There’s no question that social gaming has had and continues to have an impact on the way we handle social relations. While gaming in itself is arguably a temporary escape from reality, playing games with other people present (whether virtually or in reality) functions as an extension of every gamer’s social sphere. But just how much has social gaming affected our idea of community?
In an article published by Penn State University, a sense of community is defined by the presence of four key components: membership, integration and fulfilment of needs, influence, and shared emotional connection. By this definition alone, most multiplayer games with a consistent player and fan base function very much like a community in the real world.
Membership comes in the form of the guilds, clans, tribes, or whatever other term is used to describe the social clubs that players can join. There, players can exercise their influence for whatever purpose within the game’s rules. Players get a sense of fulfilment and integration by collectively accomplishing quests and gathering loot aka resources. These activities, along with the in-game stories, graphics, music, and other foundational elements that make the game more immersive, result in a shared emotional connection between players and observers of the game.
In certain situations, multiplayer games can even function more like social or even dating networks. It’s not unheard of for players to just sit around in beautiful digital forests conversing with other players about their activities outside of the game. An article published by the New York Times chronicles the phenomenon of now married couples who met via their digital avatars in MMORPGs (Massive Multiplayer Online Role Playing Games). These lovers managed to spark a romance in between slaying monsters and hoarding in-game loot. While the actions are virtual, the connections are very real.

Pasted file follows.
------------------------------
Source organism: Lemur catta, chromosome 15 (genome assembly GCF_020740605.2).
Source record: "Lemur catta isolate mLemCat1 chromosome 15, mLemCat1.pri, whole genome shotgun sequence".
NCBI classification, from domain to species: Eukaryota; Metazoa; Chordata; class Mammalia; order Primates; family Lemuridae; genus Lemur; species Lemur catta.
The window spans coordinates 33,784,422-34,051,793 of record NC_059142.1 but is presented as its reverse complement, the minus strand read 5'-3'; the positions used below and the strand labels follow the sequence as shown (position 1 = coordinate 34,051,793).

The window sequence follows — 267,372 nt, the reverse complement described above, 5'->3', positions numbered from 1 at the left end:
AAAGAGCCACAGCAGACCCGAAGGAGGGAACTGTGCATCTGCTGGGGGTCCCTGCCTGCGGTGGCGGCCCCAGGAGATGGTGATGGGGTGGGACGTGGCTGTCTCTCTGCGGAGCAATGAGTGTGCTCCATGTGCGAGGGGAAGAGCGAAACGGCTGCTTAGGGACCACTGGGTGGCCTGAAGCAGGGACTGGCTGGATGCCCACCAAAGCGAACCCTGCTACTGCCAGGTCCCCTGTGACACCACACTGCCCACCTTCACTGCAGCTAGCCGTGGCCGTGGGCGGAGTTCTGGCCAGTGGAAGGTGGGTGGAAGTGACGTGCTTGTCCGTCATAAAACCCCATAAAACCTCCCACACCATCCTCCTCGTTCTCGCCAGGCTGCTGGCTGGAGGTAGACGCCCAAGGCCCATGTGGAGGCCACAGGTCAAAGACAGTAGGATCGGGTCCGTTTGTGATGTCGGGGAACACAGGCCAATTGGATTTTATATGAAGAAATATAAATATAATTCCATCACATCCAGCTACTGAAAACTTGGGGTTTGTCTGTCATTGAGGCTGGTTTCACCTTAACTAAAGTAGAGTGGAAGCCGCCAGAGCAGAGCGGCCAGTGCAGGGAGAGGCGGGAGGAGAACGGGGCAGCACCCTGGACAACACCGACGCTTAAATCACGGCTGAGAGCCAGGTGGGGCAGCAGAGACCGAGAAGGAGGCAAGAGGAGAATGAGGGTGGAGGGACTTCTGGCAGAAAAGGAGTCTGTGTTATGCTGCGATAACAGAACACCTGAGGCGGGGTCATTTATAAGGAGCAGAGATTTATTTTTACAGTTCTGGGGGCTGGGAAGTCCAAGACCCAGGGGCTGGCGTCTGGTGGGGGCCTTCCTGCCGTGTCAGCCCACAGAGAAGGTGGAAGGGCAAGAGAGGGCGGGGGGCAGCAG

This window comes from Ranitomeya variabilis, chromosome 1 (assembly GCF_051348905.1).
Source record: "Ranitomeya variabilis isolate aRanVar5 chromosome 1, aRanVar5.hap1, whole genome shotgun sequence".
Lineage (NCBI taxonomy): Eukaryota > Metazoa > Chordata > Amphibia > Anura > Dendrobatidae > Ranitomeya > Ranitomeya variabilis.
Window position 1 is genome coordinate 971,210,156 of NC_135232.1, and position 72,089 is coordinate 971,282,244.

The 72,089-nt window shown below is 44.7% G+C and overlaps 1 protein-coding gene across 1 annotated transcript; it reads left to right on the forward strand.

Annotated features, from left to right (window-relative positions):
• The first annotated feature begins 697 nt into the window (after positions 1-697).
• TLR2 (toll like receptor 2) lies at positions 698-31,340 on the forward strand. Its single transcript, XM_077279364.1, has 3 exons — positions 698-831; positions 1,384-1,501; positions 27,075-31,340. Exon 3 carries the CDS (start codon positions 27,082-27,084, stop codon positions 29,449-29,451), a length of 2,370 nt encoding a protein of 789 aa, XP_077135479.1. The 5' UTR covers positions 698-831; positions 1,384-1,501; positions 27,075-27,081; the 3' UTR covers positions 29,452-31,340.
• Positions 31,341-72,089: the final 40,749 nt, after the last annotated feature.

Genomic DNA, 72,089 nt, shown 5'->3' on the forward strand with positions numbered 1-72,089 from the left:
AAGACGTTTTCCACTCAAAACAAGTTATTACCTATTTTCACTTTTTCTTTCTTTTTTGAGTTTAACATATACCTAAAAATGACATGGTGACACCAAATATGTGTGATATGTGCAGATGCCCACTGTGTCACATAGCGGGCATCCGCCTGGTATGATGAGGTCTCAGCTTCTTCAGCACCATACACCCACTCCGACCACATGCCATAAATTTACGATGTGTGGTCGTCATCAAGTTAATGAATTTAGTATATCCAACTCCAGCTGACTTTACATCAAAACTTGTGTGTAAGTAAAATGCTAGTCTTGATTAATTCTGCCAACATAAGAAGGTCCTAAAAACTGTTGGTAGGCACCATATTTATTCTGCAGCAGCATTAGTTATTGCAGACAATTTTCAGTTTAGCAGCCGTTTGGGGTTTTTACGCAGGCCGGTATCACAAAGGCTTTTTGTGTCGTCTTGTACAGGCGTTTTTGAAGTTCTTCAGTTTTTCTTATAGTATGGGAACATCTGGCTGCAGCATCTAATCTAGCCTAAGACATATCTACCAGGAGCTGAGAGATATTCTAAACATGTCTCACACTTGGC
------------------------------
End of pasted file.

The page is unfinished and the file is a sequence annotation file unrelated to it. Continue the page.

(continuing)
This calls to mind something that I have touched on before – the implications of continuously advancing virtual reality technologies. As VR improves and gets closer and closer to a full sensory immersion into a digital world, how much then will social gaming affect the way we interact in the years to come? Some futurists speculate that we’re close to developing fully matured haptic technology aka tech that accurately reproduces the sense of touch. Looking back, with MMORPGs functioning just like social and/or dating networks, virtual romance is on its way to full maturity as well.
In a way, the game’s rules and objectives, as fun as they are, are just an excuse for human interaction. This phenomenon is not new, and it exists in the real world as much as it exists in the digital. For instance, there’s been a recent resurgence of bingo halls in the UK. The BBC reported that some of the larger bingo venues even offer a “pub feel”, complete with sofa seats, music, and a shush-free environment – basically a space for socialising. However, with taxes for bingo halls ramping up current fees, more and more players are also getting into online bingo, which comes with its own social dynamics.
With online bingo, a group can gather around one account and play the game while also chatting among themselves. Multiple games can be played without ever leaving the house, allowing players better control of their social spheres. Foxy Bingo’s 90-ball bingo game accurately replicates the dynamics of the famous game in a digital space. Players can even have their own laptops/tablets and play on their own accounts against each other while in the same room – a modern day bingo version of 90s LAN parties. Yes, this was actually a thing!
Whatever type of social game it is, whether it’s an immersive multiplayer fantasy or just a digital version of bingo, social gaming has and will always be a genuine medium for authentic human interaction. For children and adults alike, these games can provide the opportunity to be immersed in a community of like-minded people, build a network of friends, or even just to sharpen social skills.